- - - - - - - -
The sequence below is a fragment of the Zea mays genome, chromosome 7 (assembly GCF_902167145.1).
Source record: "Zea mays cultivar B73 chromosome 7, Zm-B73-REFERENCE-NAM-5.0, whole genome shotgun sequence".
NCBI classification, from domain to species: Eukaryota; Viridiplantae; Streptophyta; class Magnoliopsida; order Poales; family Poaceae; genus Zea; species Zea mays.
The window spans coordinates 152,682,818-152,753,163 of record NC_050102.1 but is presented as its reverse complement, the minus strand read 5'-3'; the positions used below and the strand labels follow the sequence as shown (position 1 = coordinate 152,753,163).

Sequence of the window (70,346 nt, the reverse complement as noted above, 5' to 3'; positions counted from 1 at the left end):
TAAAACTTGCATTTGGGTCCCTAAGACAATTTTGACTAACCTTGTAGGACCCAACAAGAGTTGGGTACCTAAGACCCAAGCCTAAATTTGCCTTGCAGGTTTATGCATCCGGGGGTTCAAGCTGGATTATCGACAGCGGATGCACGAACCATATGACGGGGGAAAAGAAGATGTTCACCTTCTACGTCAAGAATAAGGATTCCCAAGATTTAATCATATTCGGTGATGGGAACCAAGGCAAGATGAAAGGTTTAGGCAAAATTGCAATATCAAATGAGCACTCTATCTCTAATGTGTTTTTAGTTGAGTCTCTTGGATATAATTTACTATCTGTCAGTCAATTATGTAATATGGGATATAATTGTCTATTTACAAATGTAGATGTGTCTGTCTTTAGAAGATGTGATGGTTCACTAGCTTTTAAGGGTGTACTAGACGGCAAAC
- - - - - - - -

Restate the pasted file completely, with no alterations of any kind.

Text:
The sequence below is a fragment of the Zea mays genome, chromosome 7 (assembly GCF_902167145.1).
Source record: "Zea mays cultivar B73 chromosome 7, Zm-B73-REFERENCE-NAM-5.0, whole genome shotgun sequence".
NCBI classification, from domain to species: Eukaryota; Viridiplantae; Streptophyta; class Magnoliopsida; order Poales; family Poaceae; genus Zea; species Zea mays.
The window spans coordinates 152,682,818-152,753,163 of record NC_050102.1 but is presented as its reverse complement, the minus strand read 5'-3'; the positions used below and the strand labels follow the sequence as shown (position 1 = coordinate 152,753,163).

Sequence of the window (70,346 nt, the reverse complement as noted above, 5' to 3'; positions counted from 1 at the left end):
TAAAACTTGCATTTGGGTCCCTAAGACAATTTTGACTAACCTTGTAGGACCCAACAAGAGTTGGGTACCTAAGACCCAAGCCTAAATTTGCCTTGCAGGTTTATGCATCCGGGGGTTCAAGCTGGATTATCGACAGCGGATGCACGAACCATATGACGGGGGAAAAGAAGATGTTCACCTTCTACGTCAAGAATAAGGATTCCCAAGATTTAATCATATTCGGTGATGGGAACCAAGGCAAGATGAAAGGTTTAGGCAAAATTGCAATATCAAATGAGCACTCTATCTCTAATGTGTTTTTAGTTGAGTCTCTTGGATATAATTTACTATCTGTCAGTCAATTATGTAATATGGGATATAATTGTCTATTTACAAATGTAGATGTGTCTGTCTTTAGAAGATGTGATGGTTCACTAGCTTTTAAGGGTGTACTAGACGGCAAAC